To ARC or PLC remains the question and the timeframe for making that decision is September 29, 2014 through March 31, 2015. There isn’t a day that goes by when I don’t hear questions regarding which Farm Bill program to choose. I am by no means an expert on this subject and have many unanswered question myself. Some of the folks I consider the leading guru’s keep telling me it’s best that I simply continue to wait before making my decision. I have however recently been sent a rather fantastic decision making tool that I have been playing around with. From what I am told, the Farm Bill Decision Tool was designed by Dr. Art Barnaby in conjunction with Oklahoma State University and Kansas State University, with funding from Oklahoma Cooperative Extension Service, Southern Risk Management Education Center, and Kansas Cooperative Extension Center. This spreadsheet approach is easy to work with and allows you to customize and change crops, counties, etc… I believe this is a very helpful tool and am thankful for those folks at both K-State and Oklahoma State who put it all together. Click the link to access the “Farm Bill Decision Tool.” Another great resource I’ve found is Clint Clayton’s article “Base Acre and ARC-PLC Deadlines Reported”, which is available here. As always, make certain you are communicating and working closely with your individual agent in selecting the best and most appropriate coverage or your particular operation. Remember, there is no one coverage that is right for all producers or operations. In low margin years we need to careful do our homework…it will be the difference between simply surviving and remaining a profitable business.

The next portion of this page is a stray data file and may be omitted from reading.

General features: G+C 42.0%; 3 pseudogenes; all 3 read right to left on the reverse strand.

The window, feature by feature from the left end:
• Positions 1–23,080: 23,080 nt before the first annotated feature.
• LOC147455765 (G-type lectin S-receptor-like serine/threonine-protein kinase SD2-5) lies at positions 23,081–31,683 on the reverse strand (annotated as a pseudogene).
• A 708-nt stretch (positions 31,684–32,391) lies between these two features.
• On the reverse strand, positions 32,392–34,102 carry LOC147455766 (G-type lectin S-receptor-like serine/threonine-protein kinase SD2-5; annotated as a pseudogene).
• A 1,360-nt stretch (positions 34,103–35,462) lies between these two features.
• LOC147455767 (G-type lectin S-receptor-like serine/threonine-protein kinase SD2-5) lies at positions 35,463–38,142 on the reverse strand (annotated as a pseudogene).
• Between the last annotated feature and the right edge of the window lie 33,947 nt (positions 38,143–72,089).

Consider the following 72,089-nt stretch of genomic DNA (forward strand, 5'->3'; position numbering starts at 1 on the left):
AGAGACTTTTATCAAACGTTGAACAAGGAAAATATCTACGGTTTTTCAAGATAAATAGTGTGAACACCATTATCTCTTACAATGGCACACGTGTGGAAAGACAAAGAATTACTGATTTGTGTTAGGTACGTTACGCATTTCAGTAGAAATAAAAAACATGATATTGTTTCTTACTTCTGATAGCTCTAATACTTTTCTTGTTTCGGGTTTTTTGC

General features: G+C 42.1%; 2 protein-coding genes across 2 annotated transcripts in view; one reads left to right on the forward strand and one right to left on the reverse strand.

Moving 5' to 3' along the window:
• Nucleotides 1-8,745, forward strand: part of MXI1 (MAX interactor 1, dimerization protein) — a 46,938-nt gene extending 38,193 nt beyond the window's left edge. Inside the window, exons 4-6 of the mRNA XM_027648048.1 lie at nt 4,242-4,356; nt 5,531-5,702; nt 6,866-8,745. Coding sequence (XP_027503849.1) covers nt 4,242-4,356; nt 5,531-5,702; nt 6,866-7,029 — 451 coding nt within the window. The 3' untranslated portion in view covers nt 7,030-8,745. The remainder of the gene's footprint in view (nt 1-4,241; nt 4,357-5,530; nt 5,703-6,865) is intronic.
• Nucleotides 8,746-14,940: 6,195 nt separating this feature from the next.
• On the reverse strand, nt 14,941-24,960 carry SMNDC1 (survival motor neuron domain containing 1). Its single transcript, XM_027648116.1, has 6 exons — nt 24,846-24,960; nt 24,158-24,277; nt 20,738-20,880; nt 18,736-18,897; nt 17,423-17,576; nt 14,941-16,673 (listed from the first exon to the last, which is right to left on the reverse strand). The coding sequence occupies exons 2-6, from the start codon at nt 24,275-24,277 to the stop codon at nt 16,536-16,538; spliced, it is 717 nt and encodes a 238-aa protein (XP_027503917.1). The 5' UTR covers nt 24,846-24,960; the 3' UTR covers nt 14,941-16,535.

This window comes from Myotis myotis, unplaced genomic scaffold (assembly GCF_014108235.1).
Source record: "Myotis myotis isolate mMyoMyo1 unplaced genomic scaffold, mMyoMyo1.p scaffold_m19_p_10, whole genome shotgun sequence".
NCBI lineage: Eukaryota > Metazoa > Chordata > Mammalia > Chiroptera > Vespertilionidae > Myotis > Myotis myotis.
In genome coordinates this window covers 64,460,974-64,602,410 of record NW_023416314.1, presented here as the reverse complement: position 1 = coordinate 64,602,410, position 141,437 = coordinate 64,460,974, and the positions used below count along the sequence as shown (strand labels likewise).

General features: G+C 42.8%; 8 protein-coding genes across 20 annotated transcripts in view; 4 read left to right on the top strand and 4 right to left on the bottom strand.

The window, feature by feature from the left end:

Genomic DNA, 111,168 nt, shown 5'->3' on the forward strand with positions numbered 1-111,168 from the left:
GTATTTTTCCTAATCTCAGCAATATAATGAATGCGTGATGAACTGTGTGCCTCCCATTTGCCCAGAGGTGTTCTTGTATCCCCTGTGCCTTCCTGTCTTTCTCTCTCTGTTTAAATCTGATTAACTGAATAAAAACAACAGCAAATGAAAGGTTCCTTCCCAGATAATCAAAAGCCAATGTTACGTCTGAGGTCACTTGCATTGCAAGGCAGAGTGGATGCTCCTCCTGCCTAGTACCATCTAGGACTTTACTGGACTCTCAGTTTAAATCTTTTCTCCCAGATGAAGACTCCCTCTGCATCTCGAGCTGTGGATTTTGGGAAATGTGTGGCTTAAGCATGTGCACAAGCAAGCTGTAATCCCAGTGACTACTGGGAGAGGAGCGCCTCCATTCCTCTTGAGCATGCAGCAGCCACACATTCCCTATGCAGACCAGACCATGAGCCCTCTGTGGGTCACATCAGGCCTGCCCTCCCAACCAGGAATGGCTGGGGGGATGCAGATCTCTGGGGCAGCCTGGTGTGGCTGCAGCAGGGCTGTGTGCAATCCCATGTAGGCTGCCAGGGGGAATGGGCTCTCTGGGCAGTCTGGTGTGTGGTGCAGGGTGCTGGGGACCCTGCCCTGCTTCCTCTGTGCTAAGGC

I came across an interesting article discussing how low cash rents could drop with $3.25 corn. It’s a great question, and one I constantly hear when out on the road. The author of this article Mark Gannon, astutely states in his summary that economics always have a way of working things out. And that “working itself out” is exactly what might happen in the foreseeable future. It’s a difficult situation when you drop the price of any commodity -50% in just 36-months, including a -25% since August 2013. Looking back at the forward contract price for corn at harvest, August 1, 2013 we were at $4.30 per bushel; August 1, 2012 we were at $7.59 per bushel; August 1, 2011 we were at $6.50 per bushel. We all understand, there is a lot of variation when it comes to crop prices. The argument being made is that land owners have to STOP basing their rental price decisions exclusively on “price.” Instead rental agreements should be based more around total farm income. It’s important to keep in mind that “price” is only one factor in determining profitability. Gross income is the main consideration which is a combination of price and yield. It may seem elementary, but Gannon describes a problem that he sees far too often. Landowners don’t have very good, current or accurate yield data on their land to figure gross income. They may not admit it, but there are landowners out there who could be getting 220 bushel an acre type cash rents but are only getting 160 bushel acre rent because they don’t have accurate up to date data. Gannon is convinced moving forward there has to become a better free flow of information and honest record keeping between tenants and landlords. This way, both the tenant and the landlord are making a fair long term business arrangement. He’s also convinced (and I tend to agree with him) that the future of farm leases are more flex-based cash rents. With open communication and incentives to get the best harvest possible, everybody wins! In the end, this seems to be the only real answer you can give to how low farm leases with drop. The best solution is roll with the market punches and make sure you are keeping good records and implementing more flexible type rents. For more from information on farm leasing and Mark Gannon, click HERE.